South American Culture Lesson for Kids

Instructor: Vinicius Pereira

Vinicius has taught History for elementary and high school students and is currently pursuing a PhD in History at the Freie Universität Berlin.

Is there a single South American culture? In this lesson, we will try to answer that question by exploring some of the cultural traditions that make this diverse part of the world so special.


When you think of South America you might think of the Spanish language, spoken from Colombia in the North to Argentina in the South. However, there are a few countries with different official languages. Do you know which ones? In Brazil, the main language is Portuguese. People in Suriname speak Dutch, and in Guyana, they speak English. During colonization, the colonizers imposed their languages on the native populations, and even after independence, these became the official languages.

But those are not the only languages spoken in South America. The territory of French Guiana, which belongs to France, speaks French. And even after colonization, many native languages are still spoken, like Guarani in Paraguay and several varieties of Quechua in Ecuador, Peru, and Bolivia.

Other Native Language Groups of South America.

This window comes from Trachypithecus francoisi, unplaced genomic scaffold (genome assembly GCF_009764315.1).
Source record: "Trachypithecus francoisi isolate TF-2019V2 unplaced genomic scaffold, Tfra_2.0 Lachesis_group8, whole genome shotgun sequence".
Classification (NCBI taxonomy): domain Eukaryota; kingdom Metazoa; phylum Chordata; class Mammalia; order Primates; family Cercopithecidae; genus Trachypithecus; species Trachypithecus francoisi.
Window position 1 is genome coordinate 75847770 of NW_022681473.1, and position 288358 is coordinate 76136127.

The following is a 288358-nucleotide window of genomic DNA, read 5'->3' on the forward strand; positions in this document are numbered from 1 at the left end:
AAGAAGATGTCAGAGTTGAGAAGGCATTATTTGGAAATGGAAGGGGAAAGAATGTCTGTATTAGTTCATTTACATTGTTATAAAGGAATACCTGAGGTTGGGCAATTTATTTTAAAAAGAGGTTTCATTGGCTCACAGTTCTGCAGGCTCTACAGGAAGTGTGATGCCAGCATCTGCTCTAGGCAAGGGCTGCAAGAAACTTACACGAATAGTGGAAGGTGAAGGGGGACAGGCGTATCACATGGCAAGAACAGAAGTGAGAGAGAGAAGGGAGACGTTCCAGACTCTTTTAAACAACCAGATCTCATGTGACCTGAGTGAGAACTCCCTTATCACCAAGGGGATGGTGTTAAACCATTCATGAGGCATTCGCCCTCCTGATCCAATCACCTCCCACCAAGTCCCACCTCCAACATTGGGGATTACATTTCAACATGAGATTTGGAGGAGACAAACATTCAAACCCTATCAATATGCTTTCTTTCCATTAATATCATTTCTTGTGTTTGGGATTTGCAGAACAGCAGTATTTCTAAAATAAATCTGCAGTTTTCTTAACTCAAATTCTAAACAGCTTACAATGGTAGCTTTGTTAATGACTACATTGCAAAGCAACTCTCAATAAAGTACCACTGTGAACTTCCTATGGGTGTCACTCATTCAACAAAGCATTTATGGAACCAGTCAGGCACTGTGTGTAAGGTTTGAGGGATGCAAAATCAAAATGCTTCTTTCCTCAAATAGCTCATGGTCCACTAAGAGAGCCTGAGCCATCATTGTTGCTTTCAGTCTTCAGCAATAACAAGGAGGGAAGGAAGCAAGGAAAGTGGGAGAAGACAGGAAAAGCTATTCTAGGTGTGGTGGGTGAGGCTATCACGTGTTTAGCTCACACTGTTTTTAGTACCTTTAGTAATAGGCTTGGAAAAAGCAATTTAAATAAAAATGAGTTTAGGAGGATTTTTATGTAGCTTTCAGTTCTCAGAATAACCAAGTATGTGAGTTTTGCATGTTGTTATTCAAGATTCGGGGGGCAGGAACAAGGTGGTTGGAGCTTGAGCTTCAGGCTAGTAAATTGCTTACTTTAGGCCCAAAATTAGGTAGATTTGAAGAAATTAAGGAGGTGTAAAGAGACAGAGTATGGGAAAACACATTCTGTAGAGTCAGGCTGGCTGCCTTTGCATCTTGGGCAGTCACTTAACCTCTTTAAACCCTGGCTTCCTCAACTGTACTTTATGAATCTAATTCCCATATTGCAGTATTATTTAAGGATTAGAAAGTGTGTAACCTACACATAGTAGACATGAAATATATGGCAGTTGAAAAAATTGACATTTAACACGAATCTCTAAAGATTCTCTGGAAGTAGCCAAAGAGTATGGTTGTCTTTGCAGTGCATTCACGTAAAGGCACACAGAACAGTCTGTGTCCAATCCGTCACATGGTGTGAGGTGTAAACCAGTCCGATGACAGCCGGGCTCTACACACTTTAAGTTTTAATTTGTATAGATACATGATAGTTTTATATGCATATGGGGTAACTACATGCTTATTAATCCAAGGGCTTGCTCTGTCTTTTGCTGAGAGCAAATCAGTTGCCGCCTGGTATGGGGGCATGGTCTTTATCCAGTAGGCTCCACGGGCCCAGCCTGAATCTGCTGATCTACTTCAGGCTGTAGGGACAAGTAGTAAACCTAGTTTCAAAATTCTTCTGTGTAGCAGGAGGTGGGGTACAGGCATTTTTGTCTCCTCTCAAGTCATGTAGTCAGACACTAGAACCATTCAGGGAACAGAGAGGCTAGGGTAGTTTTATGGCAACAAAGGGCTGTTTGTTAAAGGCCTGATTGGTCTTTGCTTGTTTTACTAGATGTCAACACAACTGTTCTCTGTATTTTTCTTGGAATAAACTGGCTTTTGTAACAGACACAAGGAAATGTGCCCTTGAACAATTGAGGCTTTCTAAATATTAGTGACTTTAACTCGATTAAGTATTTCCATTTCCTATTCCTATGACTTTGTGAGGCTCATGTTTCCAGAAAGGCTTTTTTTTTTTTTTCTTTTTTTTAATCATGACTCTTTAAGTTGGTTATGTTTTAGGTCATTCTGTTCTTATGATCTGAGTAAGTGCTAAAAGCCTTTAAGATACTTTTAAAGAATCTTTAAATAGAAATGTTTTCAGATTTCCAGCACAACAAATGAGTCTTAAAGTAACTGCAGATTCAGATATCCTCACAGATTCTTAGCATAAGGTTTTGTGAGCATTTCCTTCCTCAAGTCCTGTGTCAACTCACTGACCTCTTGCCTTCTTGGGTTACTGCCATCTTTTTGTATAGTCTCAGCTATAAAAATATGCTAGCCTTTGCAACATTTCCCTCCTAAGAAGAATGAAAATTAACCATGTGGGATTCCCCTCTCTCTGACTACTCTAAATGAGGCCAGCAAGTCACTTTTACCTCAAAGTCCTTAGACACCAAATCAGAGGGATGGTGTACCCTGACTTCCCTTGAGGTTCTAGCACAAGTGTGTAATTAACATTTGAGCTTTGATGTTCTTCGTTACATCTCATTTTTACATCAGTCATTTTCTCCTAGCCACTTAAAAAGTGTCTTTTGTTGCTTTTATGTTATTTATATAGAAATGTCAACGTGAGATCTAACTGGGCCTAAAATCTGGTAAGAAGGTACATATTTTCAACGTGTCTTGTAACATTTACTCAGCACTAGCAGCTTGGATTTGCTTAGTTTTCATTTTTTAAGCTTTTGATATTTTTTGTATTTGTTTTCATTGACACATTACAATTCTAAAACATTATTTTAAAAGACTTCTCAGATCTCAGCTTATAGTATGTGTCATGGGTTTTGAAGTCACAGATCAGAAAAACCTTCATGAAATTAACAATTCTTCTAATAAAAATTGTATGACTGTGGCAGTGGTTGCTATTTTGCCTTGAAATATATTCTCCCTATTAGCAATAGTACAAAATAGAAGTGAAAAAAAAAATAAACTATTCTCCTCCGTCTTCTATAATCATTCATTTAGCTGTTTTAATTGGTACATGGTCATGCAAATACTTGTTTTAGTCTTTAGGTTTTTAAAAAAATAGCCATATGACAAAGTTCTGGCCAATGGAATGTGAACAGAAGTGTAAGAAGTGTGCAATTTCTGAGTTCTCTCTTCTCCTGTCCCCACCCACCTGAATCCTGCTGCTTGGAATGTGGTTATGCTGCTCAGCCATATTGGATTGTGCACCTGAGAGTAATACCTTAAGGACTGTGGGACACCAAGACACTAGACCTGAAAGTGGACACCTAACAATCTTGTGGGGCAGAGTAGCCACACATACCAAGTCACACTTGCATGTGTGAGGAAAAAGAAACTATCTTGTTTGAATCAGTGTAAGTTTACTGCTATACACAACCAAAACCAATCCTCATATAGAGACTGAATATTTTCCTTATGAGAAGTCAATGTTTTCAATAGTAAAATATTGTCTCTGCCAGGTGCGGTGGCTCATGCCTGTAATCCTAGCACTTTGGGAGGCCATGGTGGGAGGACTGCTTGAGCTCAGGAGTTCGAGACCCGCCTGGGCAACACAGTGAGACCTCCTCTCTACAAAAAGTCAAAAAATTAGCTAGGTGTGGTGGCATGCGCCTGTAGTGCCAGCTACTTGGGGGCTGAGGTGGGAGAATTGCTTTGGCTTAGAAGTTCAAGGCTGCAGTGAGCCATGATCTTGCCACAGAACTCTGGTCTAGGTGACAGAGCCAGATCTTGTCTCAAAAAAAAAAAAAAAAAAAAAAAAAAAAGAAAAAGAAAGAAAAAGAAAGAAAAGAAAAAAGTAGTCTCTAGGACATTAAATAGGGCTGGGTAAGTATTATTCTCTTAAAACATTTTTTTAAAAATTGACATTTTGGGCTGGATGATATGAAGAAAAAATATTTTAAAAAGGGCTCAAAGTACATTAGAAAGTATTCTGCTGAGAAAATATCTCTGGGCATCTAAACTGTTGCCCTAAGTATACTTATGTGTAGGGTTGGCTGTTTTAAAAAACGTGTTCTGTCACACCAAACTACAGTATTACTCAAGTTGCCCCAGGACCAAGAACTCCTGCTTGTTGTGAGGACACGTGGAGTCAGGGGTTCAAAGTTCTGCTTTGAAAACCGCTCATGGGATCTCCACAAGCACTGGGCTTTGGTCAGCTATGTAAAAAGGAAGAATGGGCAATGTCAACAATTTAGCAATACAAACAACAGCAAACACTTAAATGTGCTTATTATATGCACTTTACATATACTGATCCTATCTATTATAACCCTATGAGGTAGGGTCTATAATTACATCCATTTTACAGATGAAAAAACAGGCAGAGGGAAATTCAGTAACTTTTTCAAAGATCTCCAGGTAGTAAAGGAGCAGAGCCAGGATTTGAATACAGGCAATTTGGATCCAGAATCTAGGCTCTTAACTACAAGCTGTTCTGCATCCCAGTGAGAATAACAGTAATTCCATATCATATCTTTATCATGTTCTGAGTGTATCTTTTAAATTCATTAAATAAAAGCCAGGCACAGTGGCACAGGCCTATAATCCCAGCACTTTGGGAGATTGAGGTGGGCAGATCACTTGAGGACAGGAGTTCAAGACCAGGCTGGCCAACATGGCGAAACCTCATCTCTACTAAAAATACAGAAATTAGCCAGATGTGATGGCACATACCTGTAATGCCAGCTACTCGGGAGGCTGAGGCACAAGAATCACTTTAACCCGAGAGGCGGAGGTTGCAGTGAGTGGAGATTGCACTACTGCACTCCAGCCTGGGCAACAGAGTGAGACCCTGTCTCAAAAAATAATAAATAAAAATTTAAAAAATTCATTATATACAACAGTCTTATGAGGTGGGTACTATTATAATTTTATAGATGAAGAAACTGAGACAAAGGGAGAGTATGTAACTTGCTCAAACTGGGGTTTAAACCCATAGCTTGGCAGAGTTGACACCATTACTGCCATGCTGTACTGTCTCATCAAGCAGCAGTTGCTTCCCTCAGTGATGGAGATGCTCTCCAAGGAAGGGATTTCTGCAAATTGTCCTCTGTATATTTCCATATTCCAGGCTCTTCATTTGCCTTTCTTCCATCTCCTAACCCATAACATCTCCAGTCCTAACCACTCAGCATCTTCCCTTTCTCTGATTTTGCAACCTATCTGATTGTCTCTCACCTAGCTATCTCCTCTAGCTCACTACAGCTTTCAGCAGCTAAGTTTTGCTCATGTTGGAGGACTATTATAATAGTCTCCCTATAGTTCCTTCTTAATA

south american native languages


Music of South America also has vivid diversity with native, European, and African influences. Just in Argentina, we find musical genres like chacarera, milonga, zamba, and cuarteto. But the best-known Argentinian musical genre is definitely tango. Some other famous music genres from South American include the samba from Brazil and the huayno of Peru and Bolivia. The cumbia, dance music originating in Colombia, is popular throughout the continent and there are special styles in different countries.

One curiosity about most South American styles of music is that they are also dances. Have you ever seen someone dance the tango? Some instruments used in South American music include flutes like the zampoña (like a panpipe) and the quena, and percussion instruments including the conga, atabaque, cajón, and pandeiro.

Zampona (Panpipe) from the Andes Region
panpipe andean flute


South America is also full of stories and myths. In Ecuador, for example, we have the legend of Cantuña, an architect who made a deal with the devil in order to finish building a church. He tricked the devil through his faith in God and kept his soul. Many South American countries believe in a mythological creature called a duende, which could be compared to a goblin, elf, or fairy. In the Amazon, the people believe that a water monster, an enormous snake called the yacumama, lives in the river.

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